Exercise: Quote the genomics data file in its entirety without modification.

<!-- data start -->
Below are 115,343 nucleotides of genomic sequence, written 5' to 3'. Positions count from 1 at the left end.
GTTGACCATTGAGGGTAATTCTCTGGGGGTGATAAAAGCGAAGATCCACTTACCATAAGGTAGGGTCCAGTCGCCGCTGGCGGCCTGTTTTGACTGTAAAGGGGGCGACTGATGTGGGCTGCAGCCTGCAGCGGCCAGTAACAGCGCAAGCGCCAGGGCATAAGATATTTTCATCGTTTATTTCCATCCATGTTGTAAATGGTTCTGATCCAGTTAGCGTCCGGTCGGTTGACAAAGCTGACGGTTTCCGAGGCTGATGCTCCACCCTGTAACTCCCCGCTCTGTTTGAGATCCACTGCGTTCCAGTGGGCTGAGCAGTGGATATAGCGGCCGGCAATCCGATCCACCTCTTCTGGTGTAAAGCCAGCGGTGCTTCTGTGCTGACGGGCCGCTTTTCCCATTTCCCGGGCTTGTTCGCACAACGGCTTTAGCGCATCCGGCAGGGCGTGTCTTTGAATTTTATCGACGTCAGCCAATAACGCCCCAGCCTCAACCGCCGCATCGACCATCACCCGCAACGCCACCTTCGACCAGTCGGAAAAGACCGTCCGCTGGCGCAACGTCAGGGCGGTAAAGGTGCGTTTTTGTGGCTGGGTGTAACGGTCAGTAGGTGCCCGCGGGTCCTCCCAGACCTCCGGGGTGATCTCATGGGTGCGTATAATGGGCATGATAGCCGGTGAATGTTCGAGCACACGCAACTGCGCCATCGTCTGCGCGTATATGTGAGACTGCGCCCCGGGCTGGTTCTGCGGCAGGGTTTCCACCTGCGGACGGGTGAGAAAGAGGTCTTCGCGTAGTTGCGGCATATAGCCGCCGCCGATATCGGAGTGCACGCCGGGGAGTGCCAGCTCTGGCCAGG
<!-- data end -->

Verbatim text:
Below are 115,343 nucleotides of genomic sequence, written 5' to 3'. Positions count from 1 at the left end.
GTTGACCATTGAGGGTAATTCTCTGGGGGTGATAAAAGCGAAGATCCACTTACCATAAGGTAGGGTCCAGTCGCCGCTGGCGGCCTGTTTTGACTGTAAAGGGGGCGACTGATGTGGGCTGCAGCCTGCAGCGGCCAGTAACAGCGCAAGCGCCAGGGCATAAGATATTTTCATCGTTTATTTCCATCCATGTTGTAAATGGTTCTGATCCAGTTAGCGTCCGGTCGGTTGACAAAGCTGACGGTTTCCGAGGCTGATGCTCCACCCTGTAACTCCCCGCTCTGTTTGAGATCCACTGCGTTCCAGTGGGCTGAGCAGTGGATATAGCGGCCGGCAATCCGATCCACCTCTTCTGGTGTAAAGCCAGCGGTGCTTCTGTGCTGACGGGCCGCTTTTCCCATTTCCCGGGCTTGTTCGCACAACGGCTTTAGCGCATCCGGCAGGGCGTGTCTTTGAATTTTATCGACGTCAGCCAATAACGCCCCAGCCTCAACCGCCGCATCGACCATCACCCGCAACGCCACCTTCGACCAGTCGGAAAAGACCGTCCGCTGGCGCAACGTCAGGGCGGTAAAGGTGCGTTTTTGTGGCTGGGTGTAACGGTCAGTAGGTGCCCGCGGGTCCTCCCAGACCTCCGGGGTGATCTCATGGGTGCGTATAATGGGCATGATAGCCGGTGAATGTTCGAGCACACGCAACTGCGCCATCGTCTGCGCGTATATGTGAGACTGCGCCCCGGGCTGGTTCTGCGGCAGGGTTTCCACCTGCGGACGGGTGAGAAAGAGGTCTTCGCGTAGTTGCGGCATATAGCCGCCGCCGATATCGGAGTGCACGCCGGGGAGTGCCAGCTCTGGCCAGG